The pioneer MOOC programmes, such as Coursera, edX, Udacity, and Udemy, have independent content delivery platforms for video lectures, multimedia instruction, online forums, and online tests/quizzes. African HEIs already have accredited programmes delivered under the traditional lecture method. These same programmes will be pooled and digitised by involving top academicians coordinated by a national MOOC secretariat. The resultant MOOC programmes will then be accredited. This will ensure that quality assurance issues are addressed from the onset without compromising national and international programme standards. Future content reviews and improvements should be coordinated by the national MOOC secretariat in collaboration with implementing institutions and guided by a consolidated continuous quality improvement framework.

Online and Offline eLearning Platform

Fully functional eLearning platforms are not common in African HEIs. More often than not, eLearning platforms are only operational in certain departments, such as computing, engineering and education, where computers and Internet are most used. Eka (2010) reports of wasted externally funded eLearning resources in African universities due to ineffective implementation and lack of sustained commitment by university administrators. Therefore, successful adoption of MOOCs by African HEIs requires an eLearning platform developed and maintained by a third party which in this case is the MOOC secretariat. The participating institutions would then customise their environments according to their preferences, while supporting their students learning. The same institutional eLearning environment could be used to connect students on traditional programmes with their MOOC counterparts. At the same time, the eLearning platform should have an offline function to cater for places with slow or no Internet connection. Details on the aspect of offline access is given in the next section.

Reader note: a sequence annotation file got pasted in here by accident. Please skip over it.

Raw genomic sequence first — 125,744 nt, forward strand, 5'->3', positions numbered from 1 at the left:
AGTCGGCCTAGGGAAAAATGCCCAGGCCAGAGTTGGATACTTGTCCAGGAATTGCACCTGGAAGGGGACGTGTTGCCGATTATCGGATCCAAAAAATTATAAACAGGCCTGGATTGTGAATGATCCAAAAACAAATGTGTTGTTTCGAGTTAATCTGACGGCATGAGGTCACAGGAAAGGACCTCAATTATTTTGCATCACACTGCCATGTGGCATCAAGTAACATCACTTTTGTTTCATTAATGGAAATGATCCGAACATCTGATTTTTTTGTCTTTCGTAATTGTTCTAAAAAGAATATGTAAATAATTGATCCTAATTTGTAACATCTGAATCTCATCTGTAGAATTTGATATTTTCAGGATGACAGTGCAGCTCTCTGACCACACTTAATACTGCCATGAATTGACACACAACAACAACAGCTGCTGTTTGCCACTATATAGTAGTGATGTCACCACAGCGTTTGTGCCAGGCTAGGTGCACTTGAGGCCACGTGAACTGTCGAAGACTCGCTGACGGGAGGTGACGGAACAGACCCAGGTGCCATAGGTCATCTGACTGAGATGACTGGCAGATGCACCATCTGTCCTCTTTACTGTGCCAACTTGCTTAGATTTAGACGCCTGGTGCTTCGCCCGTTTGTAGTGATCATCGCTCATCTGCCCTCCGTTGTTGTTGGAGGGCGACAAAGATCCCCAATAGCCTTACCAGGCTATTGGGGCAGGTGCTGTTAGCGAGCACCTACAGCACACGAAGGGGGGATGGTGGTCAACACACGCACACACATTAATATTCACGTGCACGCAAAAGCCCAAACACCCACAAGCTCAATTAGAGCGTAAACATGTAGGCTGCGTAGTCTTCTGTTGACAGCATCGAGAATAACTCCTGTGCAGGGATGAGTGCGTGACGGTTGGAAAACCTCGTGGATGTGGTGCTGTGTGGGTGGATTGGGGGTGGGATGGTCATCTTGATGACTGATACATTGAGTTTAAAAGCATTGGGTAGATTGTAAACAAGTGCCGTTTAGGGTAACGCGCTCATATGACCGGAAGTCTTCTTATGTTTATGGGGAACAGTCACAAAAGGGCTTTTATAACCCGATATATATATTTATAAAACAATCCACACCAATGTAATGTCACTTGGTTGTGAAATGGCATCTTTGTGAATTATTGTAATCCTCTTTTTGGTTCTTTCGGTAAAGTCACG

Ubiquitous Access to Computers and Internet